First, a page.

We also know that up to this point we have focused our attention on the customer and stakeholder segments of our market, with less focus on our employee segment. Because of the strong link between employee satisfaction and customer satisfaction, we fully understand the importance of a survey process to learn if employees believe they have the tools, support and motivation to provide world-class service. This year we plan to test an approach for an employee satisfaction survey process involving a limited number of offices before making decisions about full-scale implementation.

Because we know there is more we can do to improve, we plan to work together with the Social Security Advisory Board on an effort to learn from the private sector how to best collect and use customer service information to improve service to the public. We will use what we learn to help us make improvements at SSA.

We want to do all we can to ensure that the way we gather data continues to provide us with the information we need to make the service improvements the public wants and expects.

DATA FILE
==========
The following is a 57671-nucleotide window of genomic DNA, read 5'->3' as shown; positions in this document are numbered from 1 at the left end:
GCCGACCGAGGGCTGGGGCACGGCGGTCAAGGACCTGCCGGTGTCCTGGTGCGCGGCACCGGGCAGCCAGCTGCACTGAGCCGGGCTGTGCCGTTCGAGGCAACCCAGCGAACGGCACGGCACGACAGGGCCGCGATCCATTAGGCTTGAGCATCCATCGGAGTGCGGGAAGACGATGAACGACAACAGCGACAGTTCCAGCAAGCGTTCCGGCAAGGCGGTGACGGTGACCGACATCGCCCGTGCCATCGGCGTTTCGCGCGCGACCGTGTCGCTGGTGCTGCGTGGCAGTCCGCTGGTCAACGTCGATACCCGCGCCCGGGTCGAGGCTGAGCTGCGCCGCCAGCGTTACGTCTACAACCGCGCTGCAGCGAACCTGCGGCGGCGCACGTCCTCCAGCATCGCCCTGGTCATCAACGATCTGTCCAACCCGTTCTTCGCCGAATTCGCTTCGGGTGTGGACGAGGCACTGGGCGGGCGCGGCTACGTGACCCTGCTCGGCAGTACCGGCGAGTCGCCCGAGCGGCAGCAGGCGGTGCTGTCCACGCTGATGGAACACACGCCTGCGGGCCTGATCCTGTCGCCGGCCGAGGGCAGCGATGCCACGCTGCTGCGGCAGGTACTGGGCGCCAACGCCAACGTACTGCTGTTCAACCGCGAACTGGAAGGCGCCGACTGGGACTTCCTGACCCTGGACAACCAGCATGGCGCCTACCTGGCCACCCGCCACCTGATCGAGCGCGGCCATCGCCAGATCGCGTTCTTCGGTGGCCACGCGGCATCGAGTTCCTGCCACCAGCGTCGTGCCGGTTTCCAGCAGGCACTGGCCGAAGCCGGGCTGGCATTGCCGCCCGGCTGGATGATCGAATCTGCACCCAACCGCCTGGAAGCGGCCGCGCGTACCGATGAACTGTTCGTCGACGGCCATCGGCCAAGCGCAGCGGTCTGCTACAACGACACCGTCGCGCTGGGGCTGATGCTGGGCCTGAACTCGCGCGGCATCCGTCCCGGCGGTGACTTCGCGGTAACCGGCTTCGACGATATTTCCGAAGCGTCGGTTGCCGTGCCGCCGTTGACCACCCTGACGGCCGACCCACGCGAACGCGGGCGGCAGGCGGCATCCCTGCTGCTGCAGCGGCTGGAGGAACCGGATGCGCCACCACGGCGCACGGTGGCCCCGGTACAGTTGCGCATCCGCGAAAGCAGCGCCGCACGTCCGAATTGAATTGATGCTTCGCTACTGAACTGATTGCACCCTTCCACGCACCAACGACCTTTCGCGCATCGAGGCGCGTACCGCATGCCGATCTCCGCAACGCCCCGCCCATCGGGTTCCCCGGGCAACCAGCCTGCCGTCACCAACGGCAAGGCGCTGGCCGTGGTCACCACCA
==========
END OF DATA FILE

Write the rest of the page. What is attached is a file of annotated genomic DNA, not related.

Kenneth S. Apfel
Kenneth S. Apfel
of Social Security


The Need for Customer Feedback

At SSA, customer feedback is a critical piece of our service delivery equation. Balanced with other important factors such as resource levels and integrity considerations, customer feedback helps us set service priorities. It also helps us know where to best focus our limited resources so we can make improvements in those areas that will have the greatest impact on increasing overall customer satisfaction.

In 1993, President Clinton and Vice President Gore asked all Federal agencies to become more customer-focused-to find out what customers want from government, to stop assuming that we knew, and to set customer service standards. Since that time, we have learned from academia and from best-in-business organizations about how to become more customer-focused and the importance of fully understanding customers. We learned we have to understand the needs of all our customers, not just some, to be responsive; that responsiveness leads to better service, better service leads to satisfaction and satisfaction leads to customer loyalty. How does customer loyalty relate to the Federal government? It means committed customers spread the word about the quality of service they receive. And, the "word" translates to increased public confidence in and support for SSA's programs.